Writing IT Resumes with Word 2010 Part 1: Three Time Saving TipsBy Alan Ackmann
Resume Writing for IT Professionals
A note from the author: Over the past year, our series of resume writing articles has focused mostly on resumes from a large-scale perspective, taking a conceptual rather than how-to approach. For this series, though, we deal with step-by-step technical matters that will simplify your resume writing process. This article, and others in this series, assumes that you’re using Microsoft Word 2010. We hope you find it useful and look forward to your comments and feedback!
Writing a resume is a time-consuming process under the best of circumstances. Not to mention nerve-wracking, gut-wrenching, and occasionally frustrating. This feeling can be even more intense if you’re not sure how to efficiently make the program you’re using do what you need it to do. So for this inaugural article in our Resumes with Microsoft Word 101 series, we’ll talk about some shortcuts you can use in Word 2010 that will speed up your resume process tremendously.
3. Word 2010 Format Painter
This is a fun one.
Aesthetically, resumes require consistency above all else. Following rules you’ve set for yourself regarding font choices, italics, and bolding does more than simply improve appearance. It also sends visual cues to your reader about how to swiftly identify different features, quickly distinguishing a job title from, say, your education section.
Formatting each chunk of text step-by-step, however, can be tedious if each line requires tinkering in font type, size, color, and special effects like bolding and italics. Rather than recreating each individual line, consider using the format painter, which identifies the formatting features of a particular section of text, then copies and applies those features to other selected text.
How to Use the Format Painter
- Format one section of text to your desired specifications (font type, size, color, and special effects).
- Select the text by left-clicking and dragging your mouse icon over it.
- Select “Format Painter” from the Clipboard section of the Home tab on the MS Word Ribbon. When hovered over text, your mouse icon will now look like a paintbrush next to a small vertical line.
- Left-Click and drag the mouse over any section of unformatted text.
- Release the mouse.
Your target text should now be reformatted in the same way as your source text. You can then repeat the process for other text throughout the document, saving time and ensuring consistency.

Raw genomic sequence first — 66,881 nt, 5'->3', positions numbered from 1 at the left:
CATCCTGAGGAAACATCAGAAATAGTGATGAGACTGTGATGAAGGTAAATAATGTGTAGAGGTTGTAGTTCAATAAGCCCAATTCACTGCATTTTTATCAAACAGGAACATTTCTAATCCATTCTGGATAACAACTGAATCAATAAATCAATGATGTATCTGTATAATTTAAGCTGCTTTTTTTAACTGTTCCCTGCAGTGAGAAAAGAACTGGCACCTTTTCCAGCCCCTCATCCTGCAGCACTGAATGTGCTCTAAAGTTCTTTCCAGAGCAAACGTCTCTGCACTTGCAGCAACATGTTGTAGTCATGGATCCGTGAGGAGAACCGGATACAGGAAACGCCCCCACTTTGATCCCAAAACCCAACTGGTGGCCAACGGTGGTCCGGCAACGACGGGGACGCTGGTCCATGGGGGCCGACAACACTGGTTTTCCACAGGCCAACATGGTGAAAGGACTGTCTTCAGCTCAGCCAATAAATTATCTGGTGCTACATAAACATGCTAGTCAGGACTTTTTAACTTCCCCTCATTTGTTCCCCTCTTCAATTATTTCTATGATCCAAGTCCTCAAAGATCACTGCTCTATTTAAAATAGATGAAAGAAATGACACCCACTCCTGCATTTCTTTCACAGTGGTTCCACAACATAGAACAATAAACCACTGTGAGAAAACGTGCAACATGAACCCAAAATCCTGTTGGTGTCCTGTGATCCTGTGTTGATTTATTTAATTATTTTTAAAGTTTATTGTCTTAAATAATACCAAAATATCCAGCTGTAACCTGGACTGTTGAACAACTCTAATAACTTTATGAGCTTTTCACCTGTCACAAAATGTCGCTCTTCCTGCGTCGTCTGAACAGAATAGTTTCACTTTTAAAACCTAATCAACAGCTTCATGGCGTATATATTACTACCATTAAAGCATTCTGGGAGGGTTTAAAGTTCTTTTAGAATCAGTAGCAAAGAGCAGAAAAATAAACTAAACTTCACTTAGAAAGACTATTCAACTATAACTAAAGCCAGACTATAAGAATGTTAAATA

2. The Cut, Copy and Paste Feature
Copy and Paste is pretty standard fare among Word users, but if it’s off your radar, get ready for a treat. It’s basically a feature where you can select chunks of text and temporarily delete or copy them, only to then direct them to reappear at a place of your choosing. Writing a resume requires some trial and error, as you play around with the order of your bullet points, sections, or technical skills. To simplify this process of rearranging, just follow these steps to cut and paste something.
How to Use Cut, Copy, Paste
- Click and drag your cursor over the text you want to eliminate or relocate. This will highlight the text, and make it receptive to the command.
- Click either the “cut” or “copy” icon, which can be found on the clipboard section of the Home tab on the MS Word ribbon. Cut will delete the text from your document; Copy will leave it in place, but still make a copy of the text to be relocated elsewhere.
- Move your cursor to the location in the document you want the text to reappear by right-clicking at that location.
- Click the paste icon, which can be found in the clipboard section of the Home tab.
If you don’t feel like using the icons, you can also highlight text and then left click over the selection. This will bring up a secondary interface. At the very top of the secondary window will be the commands for copy and cut.
Or, if you don’t feel like going that route, it might be worth your while to try…
Word 2010 Keyboard Shortcuts
There are a LOT of keyboard shortcuts in Word 2010. So many, in fact, that a lot of them just vanish out of popular use, into obscurity. We don’t want to list out all the possible keyboard shortcuts, but here are some that might be especially helpful when creating your resume. Start using one or two each day and really push yourself to utilize the keyboard more.
CTRL + SHIFT + A will capitalize all SELECTED letters
CTRL + A will select all text in a document
CTRL + I will italicize all selected letters
CTRL + B will bold all selected letters
CTRL + S will save your document
CTRL + Z will undo your most recent action (which is very handy for those “uh-oh” moments)
CTRL + Y will redo your most recent action
CTRL + C will copy text
CTRL + X will cut text
CTRL + V will paste text
Those last three, by the way, can also be useful shortcuts if you need to copy an entire resume, but are using a browser that gets a little fussy about what you can and can’t paste into certain fields. CTRL + V can be an especially useful work around.
Coming Next Week: Part 2: Maximizing Tab Stops
The second part in our Writing IT Resumes with Word 2010 blog series will discuss how to achieve easier formatting using tab stops and by working with the ruler and margins.
About the Author
Alan Ackmann teaches professional and technical writing at DePaul University in Chicago. His work has appeared in a variety of journals, and he is the author of the following Pluralsight Courses: Fundamentals of Written Proposals; Writing Process Instructions and Directions; and Resumes, Research, and Writing on the Job Hunt.
Author's Website: http://www.alanackmann.com